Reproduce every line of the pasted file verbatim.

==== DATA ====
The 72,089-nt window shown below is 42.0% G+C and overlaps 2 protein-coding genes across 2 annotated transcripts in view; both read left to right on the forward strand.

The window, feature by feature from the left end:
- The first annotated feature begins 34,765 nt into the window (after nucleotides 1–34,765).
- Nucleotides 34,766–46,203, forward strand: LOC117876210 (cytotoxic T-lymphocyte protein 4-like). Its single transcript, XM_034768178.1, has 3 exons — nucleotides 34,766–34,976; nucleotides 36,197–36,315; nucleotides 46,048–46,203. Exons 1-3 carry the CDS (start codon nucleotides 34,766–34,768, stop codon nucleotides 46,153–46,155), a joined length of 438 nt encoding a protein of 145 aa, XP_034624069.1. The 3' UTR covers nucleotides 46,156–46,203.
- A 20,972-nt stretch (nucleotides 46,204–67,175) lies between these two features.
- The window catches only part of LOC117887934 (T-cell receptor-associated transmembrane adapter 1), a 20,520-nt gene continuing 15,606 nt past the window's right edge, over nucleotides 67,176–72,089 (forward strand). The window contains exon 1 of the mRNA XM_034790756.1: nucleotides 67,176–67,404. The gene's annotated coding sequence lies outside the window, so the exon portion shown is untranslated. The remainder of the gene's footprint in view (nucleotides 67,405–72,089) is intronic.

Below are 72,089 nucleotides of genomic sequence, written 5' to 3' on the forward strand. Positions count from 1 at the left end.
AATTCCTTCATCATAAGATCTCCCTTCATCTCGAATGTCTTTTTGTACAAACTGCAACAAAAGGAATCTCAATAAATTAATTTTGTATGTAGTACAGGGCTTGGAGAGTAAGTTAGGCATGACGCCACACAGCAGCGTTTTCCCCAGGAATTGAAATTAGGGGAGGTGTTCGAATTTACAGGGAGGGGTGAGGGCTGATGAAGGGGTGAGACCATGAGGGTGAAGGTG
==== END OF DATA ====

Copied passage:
The 72,089-nt window shown below is 42.0% G+C and overlaps 2 protein-coding genes across 2 annotated transcripts in view; both read left to right on the forward strand.

The window, feature by feature from the left end:
- The first annotated feature begins 34,765 nt into the window (after nucleotides 1–34,765).
- Nucleotides 34,766–46,203, forward strand: LOC117876210 (cytotoxic T-lymphocyte protein 4-like). Its single transcript, XM_034768178.1, has 3 exons — nucleotides 34,766–34,976; nucleotides 36,197–36,315; nucleotides 46,048–46,203. Exons 1-3 carry the CDS (start codon nucleotides 34,766–34,768, stop codon nucleotides 46,153–46,155), a joined length of 438 nt encoding a protein of 145 aa, XP_034624069.1. The 3' UTR covers nucleotides 46,156–46,203.
- A 20,972-nt stretch (nucleotides 46,204–67,175) lies between these two features.
- The window catches only part of LOC117887934 (T-cell receptor-associated transmembrane adapter 1), a 20,520-nt gene continuing 15,606 nt past the window's right edge, over nucleotides 67,176–72,089 (forward strand). The window contains exon 1 of the mRNA XM_034790756.1: nucleotides 67,176–67,404. The gene's annotated coding sequence lies outside the window, so the exon portion shown is untranslated. The remainder of the gene's footprint in view (nucleotides 67,405–72,089) is intronic.

Below are 72,089 nucleotides of genomic sequence, written 5' to 3' on the forward strand. Positions count from 1 at the left end.
AATTCCTTCATCATAAGATCTCCCTTCATCTCGAATGTCTTTTTGTACAAACTGCAACAAAAGGAATCTCAATAAATTAATTTTGTATGTAGTACAGGGCTTGGAGAGTAAGTTAGGCATGACGCCACACAGCAGCGTTTTCCCCAGGAATTGAAATTAGGGGAGGTGTTCGAATTTACAGGGAGGGGTGAGGGCTGATGAAGGGGTGAGACCATGAGGGTGAAGGTG